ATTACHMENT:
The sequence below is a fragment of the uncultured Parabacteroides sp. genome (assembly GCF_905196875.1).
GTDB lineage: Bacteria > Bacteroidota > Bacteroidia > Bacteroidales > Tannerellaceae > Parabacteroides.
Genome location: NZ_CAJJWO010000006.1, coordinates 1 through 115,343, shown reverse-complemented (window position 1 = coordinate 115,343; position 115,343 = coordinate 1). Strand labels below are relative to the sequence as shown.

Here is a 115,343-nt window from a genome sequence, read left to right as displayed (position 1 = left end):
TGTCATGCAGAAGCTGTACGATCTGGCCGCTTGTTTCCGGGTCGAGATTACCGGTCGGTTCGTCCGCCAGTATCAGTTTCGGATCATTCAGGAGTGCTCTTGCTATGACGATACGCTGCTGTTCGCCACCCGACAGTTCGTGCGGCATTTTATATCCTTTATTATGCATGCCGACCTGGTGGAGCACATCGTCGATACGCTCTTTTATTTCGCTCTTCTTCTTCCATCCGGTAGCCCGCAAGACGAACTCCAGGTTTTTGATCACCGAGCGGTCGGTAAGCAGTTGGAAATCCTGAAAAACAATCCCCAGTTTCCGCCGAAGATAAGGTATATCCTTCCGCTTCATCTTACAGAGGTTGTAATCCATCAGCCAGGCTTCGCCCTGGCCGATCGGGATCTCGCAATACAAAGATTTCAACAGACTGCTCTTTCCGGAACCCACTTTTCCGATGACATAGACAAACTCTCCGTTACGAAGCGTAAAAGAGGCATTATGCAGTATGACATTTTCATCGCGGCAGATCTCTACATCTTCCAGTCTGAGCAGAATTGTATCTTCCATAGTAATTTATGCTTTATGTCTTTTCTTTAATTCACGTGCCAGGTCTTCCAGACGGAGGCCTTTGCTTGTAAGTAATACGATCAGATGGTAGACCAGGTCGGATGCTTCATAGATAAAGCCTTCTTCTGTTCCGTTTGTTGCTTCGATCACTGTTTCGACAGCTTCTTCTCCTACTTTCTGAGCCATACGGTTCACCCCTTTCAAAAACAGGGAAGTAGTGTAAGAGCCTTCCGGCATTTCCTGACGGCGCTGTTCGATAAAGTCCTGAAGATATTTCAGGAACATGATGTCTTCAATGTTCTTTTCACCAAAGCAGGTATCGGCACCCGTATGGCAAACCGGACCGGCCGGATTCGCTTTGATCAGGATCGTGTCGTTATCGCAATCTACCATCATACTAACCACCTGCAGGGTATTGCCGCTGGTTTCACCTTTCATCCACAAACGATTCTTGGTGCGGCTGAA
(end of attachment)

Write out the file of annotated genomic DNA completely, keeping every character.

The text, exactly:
The sequence below is a fragment of the uncultured Parabacteroides sp. genome (assembly GCF_905196875.1).
GTDB lineage: Bacteria > Bacteroidota > Bacteroidia > Bacteroidales > Tannerellaceae > Parabacteroides.
Genome location: NZ_CAJJWO010000006.1, coordinates 1 through 115,343, shown reverse-complemented (window position 1 = coordinate 115,343; position 115,343 = coordinate 1). Strand labels below are relative to the sequence as shown.

Here is a 115,343-nt window from a genome sequence, read left to right as displayed (position 1 = left end):
TGTCATGCAGAAGCTGTACGATCTGGCCGCTTGTTTCCGGGTCGAGATTACCGGTCGGTTCGTCCGCCAGTATCAGTTTCGGATCATTCAGGAGTGCTCTTGCTATGACGATACGCTGCTGTTCGCCACCCGACAGTTCGTGCGGCATTTTATATCCTTTATTATGCATGCCGACCTGGTGGAGCACATCGTCGATACGCTCTTTTATTTCGCTCTTCTTCTTCCATCCGGTAGCCCGCAAGACGAACTCCAGGTTTTTGATCACCGAGCGGTCGGTAAGCAGTTGGAAATCCTGAAAAACAATCCCCAGTTTCCGCCGAAGATAAGGTATATCCTTCCGCTTCATCTTACAGAGGTTGTAATCCATCAGCCAGGCTTCGCCCTGGCCGATCGGGATCTCGCAATACAAAGATTTCAACAGACTGCTCTTTCCGGAACCCACTTTTCCGATGACATAGACAAACTCTCCGTTACGAAGCGTAAAAGAGGCATTATGCAGTATGACATTTTCATCGCGGCAGATCTCTACATCTTCCAGTCTGAGCAGAATTGTATCTTCCATAGTAATTTATGCTTTATGTCTTTTCTTTAATTCACGTGCCAGGTCTTCCAGACGGAGGCCTTTGCTTGTAAGTAATACGATCAGATGGTAGACCAGGTCGGATGCTTCATAGATAAAGCCTTCTTCTGTTCCGTTTGTTGCTTCGATCACTGTTTCGACAGCTTCTTCTCCTACTTTCTGAGCCATACGGTTCACCCCTTTCAAAAACAGGGAAGTAGTGTAAGAGCCTTCCGGCATTTCCTGACGGCGCTGTTCGATAAAGTCCTGAAGATATTTCAGGAACATGATGTCTTCAATGTTCTTTTCACCAAAGCAGGTATCGGCACCCGTATGGCAAACCGGACCGGCCGGATTCGCTTTGATCAGGATCGTGTCGTTATCGCAATCTACCATCATACTAACCACCTGCAGGGTATTGCCGCTGGTTTCACCTTTCATCCACAAACGATTCTTGGTGCGGCTGAA